Meet You There

Lahari Yoga

March, 2023

Creating a community feeling for its clientele.

You don’t need to contort yourself into a pretzel before you’re allowed to set up your mat at Lahari Yoga. The studio’s owner, Larissa Whiting, has made it a personal mission to accommodate folks of all shapes, sizes, and abilities.

“There is a community feel,” said Whiting about the facility she took over in 2014. “We always say all vibes welcome. We don’t mean just people who can touch their toes or just bendy people. We mean all humans welcome. And that means you’re welcome to any class; I always give options. But it’s more about being in your body and letting go of what you think you should do, and being okay with what you can do.”

The class menu is so extensive, it’s hard to figure out who’d be left out. Lahari offers instruction with options geared towards beginners, seniors, toddlers, working folks, and even pre-natal moms. Other selections are even more eclectic with classes dedicated to hot yoga, power yoga, sessions involving meditation, pain relief, deep stretching, and − for 
the posterior-conscious − booty shaping.

Classes take place in Lahari’s Sun Room (ideal for hot yoga) or the relatively cooler Moon Room. Participants can also relax after sessions in the Om-Nom Lounge. Some 40 instructors are on hand to ensure all those classes run smoothly, no easy task since several of those sessions are packed.

“It has been crazy busy. Up until the pandemic, we were shoulder-to-shoulder bumping in here. It’s starting to be that way again, because everybody in the fitness industry really had a rough time.”

Larissa Whiting

During the pandemic that first took hold of the city in 2020, Whiting had to shut her facility down six times. Savings she socked away before that lean period kept Lahari going until the government lifted health restrictions.

Health has been the cornerstone of Whiting’s professional life ever since she graduated with a BSc in Nursing, specializing in cardiology, from the University of Alberta during the ’90s. She opted to go straight into the workforce, rather than accept an opportunity to skip a Master’s and head into a nascent Ph.D. Nursing program, a decision over which she still kicks herself. “Looking back, I felt crazy about not doing it,” Whiting added.

Taking time off to raise a family, she took up yoga to keep in shape and eventually thought about becoming a yoga therapist, where she could get a Master’s degree in yoga therapy. She applied to online universities stateside, but didn’t have some of the prerequisites, including yoga teaching credentials. Those she received after she began teaching at St. Albert Yoga, the only studio in the city at the time. During the pandemic, she finally earned a master’s of Arts in counselling psychology through long-distance learning via Halifax’s Yorkville University.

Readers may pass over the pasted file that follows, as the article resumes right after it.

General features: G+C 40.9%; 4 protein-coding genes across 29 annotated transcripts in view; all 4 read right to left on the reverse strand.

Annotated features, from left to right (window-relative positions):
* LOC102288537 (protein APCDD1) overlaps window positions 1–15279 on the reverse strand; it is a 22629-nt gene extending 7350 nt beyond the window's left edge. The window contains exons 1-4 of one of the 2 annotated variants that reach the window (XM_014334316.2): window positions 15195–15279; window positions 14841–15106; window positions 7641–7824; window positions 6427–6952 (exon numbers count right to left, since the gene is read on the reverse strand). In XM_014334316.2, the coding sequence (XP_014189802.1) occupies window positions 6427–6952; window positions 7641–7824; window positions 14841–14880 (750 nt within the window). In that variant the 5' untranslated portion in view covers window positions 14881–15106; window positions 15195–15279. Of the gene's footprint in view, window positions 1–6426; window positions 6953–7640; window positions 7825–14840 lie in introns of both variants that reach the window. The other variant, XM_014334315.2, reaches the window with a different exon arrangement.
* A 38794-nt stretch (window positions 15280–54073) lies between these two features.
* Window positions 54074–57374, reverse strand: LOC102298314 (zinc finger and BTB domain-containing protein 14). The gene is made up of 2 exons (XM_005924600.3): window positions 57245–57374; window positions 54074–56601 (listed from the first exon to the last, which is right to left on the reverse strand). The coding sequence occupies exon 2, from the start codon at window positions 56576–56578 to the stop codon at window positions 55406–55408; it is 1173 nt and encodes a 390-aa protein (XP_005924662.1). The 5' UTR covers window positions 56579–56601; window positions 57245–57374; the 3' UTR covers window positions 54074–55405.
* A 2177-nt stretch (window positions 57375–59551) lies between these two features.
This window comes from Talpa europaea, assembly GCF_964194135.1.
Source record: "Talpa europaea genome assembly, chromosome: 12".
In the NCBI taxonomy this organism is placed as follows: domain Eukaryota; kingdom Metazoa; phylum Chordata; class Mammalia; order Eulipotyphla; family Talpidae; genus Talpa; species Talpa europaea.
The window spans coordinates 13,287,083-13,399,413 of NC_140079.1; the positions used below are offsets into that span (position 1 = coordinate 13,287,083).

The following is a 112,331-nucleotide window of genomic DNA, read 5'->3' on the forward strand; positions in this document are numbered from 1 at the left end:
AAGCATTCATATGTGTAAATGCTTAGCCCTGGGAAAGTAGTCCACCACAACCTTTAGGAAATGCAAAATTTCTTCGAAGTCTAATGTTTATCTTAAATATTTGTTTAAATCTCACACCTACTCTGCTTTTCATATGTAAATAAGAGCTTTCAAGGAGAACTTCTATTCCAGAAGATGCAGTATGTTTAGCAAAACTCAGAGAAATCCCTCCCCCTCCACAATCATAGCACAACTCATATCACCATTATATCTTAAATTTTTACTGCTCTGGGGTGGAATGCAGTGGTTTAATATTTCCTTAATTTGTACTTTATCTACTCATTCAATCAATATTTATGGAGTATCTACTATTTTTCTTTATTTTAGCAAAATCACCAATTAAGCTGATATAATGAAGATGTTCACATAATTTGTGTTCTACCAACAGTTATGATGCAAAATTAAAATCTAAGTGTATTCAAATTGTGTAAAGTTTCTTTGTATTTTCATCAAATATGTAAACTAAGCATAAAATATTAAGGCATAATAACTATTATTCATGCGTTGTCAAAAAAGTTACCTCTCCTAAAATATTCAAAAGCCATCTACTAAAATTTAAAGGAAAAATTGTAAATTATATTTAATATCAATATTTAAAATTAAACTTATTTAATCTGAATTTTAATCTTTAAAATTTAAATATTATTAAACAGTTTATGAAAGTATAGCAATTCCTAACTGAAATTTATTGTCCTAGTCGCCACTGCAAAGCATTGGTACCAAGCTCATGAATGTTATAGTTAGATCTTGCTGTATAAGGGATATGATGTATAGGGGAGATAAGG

“What really resonated with me was the psychological, emotional benefits that yoga can do. There is massive research show how great yoga is for helping with PTSD, trauma anxiety and depression. I can now go full science nerd and scream from the rooftops about how there’s so much now scientifically about why yoga is good in the psychological realm.”

Larissa Whiting

Whiting doesn’t have to go to such extremes to get the word out. She can instead rely on social media, a tool she used to great effect shortly after she took over St. Albert Yoga and changed the moniker to Lahari. “It was the main boom in the early days, because nobody else was doing it,” said Whiting. “It was very innocent because I had friends on Facebook, I was excited and I wanted them to bring their kids, I was taking pictures of us doing yoga and it just hit like wildfire.” Those virtual flames still flicker thanks to 3,700 Facebook friends, 13,900 Instagram followers, and nearly 8,000 Twitter followers.

Lahari is also buoyed by yoga’s acceptance over the years. Once dismissed as a hippie fad during the flower power movement of the ’60s, yoga is recognized by healthcare practitioners as a benefit to people’s physical and mental well-being, backed by plenty of academic research. “The nurse in me loves it because I do speak that language of science,” said Whiting. “But I also love the emotional feeling that people say they have.”

Whiting added that patrons are also no longer intimidated by the sacred roots of yoga, first practiced centuries ago by Hindu and Buddhists. “People are starting to be less threatened by it being something that’s a religion you have to follow. It isn’t. It’s a physical practice that you can take whatever beliefs you have onto the mat with you.”

Even though Whiting has seen more men and athletes sign up for classes these days, she says she ensures that the studio environment is beneficial for everyone. “The more you do, the better you get at it,” she said. “It’s no fun being stressed about the whole time that you’ve spent there. Our instructors stress that you’re good exactly as you are and you belong here no matter what. That is our vibe.”t8n

What really resonated with me was the psychological, emotional benefits that yoga can do.

– Whiting


Larissa Whiting (MACP, BScN, E-RYT500, YACEP)

200-86 McKenney Avenue   |   [email protected]

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